This episode of The Daily Reckoning originally aired on November 1, 1999… enjoy.
ALL SAINTS’ DAY
“Pumpkins. I’m going to plant pumpkins next year.” Pierre has been raising beef – big, beautiful Limousin beef – and sheep for many years.
But the European Union is forcing down the subsidies for beef. And sheep are disappearing from the region altogether…there are no longer any subsidies available for sheep farmers. French farmers cannot compete with those in New Zealand and Australia. And wool prices are so low it no longer pays to shear the sheep.
Cereals, on the other hand, are heavily subsidized. The difference, Pierre explained, came about because the cereal growers could leave their farms in slack seasons and go to demonstrate in Brussels. Large groups of farmers always strike fear in what passes for the hearts of politicians, so the cereal farmers typically get half to two-thirds of their income from the subsidies…not from selling food.
Farmers who raise livestock, on the other hand, cannot get away. They’re forced to stay on the farm day after day to take care of the animals. They pose less of a threat to the taxpayers’ purse. Even with the subsidies still in place, raising cattle is not a way to get rich. Pierre has suggested that we put our farms together. Apparently, you need bigger and bigger holdings to make money. And he needs to build a big new barn to make the operation more efficient. The return on investment? About 2%.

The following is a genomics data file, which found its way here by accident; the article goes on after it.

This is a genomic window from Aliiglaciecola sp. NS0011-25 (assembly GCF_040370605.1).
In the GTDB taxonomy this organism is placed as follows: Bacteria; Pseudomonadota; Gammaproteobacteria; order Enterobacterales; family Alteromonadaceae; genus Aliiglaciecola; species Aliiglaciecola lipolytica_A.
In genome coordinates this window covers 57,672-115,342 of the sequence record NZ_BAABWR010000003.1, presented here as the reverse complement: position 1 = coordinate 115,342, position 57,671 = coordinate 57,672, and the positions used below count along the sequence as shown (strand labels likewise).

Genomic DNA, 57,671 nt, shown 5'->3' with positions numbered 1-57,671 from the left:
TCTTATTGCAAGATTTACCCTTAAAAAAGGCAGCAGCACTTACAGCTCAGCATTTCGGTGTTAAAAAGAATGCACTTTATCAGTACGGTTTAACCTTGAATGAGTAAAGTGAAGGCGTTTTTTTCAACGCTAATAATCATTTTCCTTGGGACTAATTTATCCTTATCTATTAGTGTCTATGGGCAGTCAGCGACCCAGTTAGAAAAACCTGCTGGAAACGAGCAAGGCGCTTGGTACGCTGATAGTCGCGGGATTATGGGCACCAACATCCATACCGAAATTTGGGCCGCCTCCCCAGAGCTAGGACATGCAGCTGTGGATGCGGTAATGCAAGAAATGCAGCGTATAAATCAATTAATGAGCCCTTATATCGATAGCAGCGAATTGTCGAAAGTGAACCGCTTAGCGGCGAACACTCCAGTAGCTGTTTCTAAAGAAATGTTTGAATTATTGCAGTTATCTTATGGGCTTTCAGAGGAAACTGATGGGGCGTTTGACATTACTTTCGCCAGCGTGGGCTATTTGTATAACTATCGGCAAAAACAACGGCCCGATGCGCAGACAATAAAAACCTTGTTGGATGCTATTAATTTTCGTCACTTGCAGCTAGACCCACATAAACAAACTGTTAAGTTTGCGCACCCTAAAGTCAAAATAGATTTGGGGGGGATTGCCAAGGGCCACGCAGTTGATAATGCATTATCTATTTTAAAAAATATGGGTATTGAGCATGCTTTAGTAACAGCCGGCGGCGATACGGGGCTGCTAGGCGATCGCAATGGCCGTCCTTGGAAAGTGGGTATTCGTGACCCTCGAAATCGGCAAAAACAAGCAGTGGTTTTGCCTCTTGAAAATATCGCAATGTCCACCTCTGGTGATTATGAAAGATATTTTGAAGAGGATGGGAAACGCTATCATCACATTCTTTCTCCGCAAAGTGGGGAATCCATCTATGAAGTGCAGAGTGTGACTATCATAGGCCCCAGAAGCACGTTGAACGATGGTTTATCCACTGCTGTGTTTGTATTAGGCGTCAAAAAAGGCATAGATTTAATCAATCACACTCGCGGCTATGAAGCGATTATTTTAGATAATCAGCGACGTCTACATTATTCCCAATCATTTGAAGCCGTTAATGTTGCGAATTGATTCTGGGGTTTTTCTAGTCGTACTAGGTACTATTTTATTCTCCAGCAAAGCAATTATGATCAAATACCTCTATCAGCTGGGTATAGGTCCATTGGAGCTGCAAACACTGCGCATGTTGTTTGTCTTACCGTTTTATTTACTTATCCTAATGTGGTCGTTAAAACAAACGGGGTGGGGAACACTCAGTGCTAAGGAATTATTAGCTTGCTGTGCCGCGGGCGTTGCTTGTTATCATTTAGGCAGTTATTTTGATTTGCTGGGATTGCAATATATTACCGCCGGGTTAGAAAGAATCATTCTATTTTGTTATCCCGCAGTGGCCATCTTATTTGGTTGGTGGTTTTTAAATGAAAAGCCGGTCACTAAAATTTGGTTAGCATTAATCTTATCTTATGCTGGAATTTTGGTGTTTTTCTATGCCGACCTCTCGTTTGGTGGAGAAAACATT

Maybe pumpkins are the answer. The big orange vegetables are new to France. So is Halloween. All Saints’ has been recognized and celebrated for many centuries. But Halloween is a new import from America, along with the whole shebang of decorations, customs and commercial opportunities that accompany it. Department store workers wore costumes in Paris last week — stimulating interest and sales, no doubt. Even out here in the middle of nowhere, Halloween is catching on.
My children held the first Halloween party in this region three years ago. The invitees had barely heard the word at the time. The kids took a candlelight tour of our attic, with staged shows of various spook-house exhibits. In one room, however, I decided to surprise them. I lay on a bed…in a room with wallpaper peeling off the walls and creaking floorboards…and put a sheet over me as though I were a corpse waiting for an undertaker.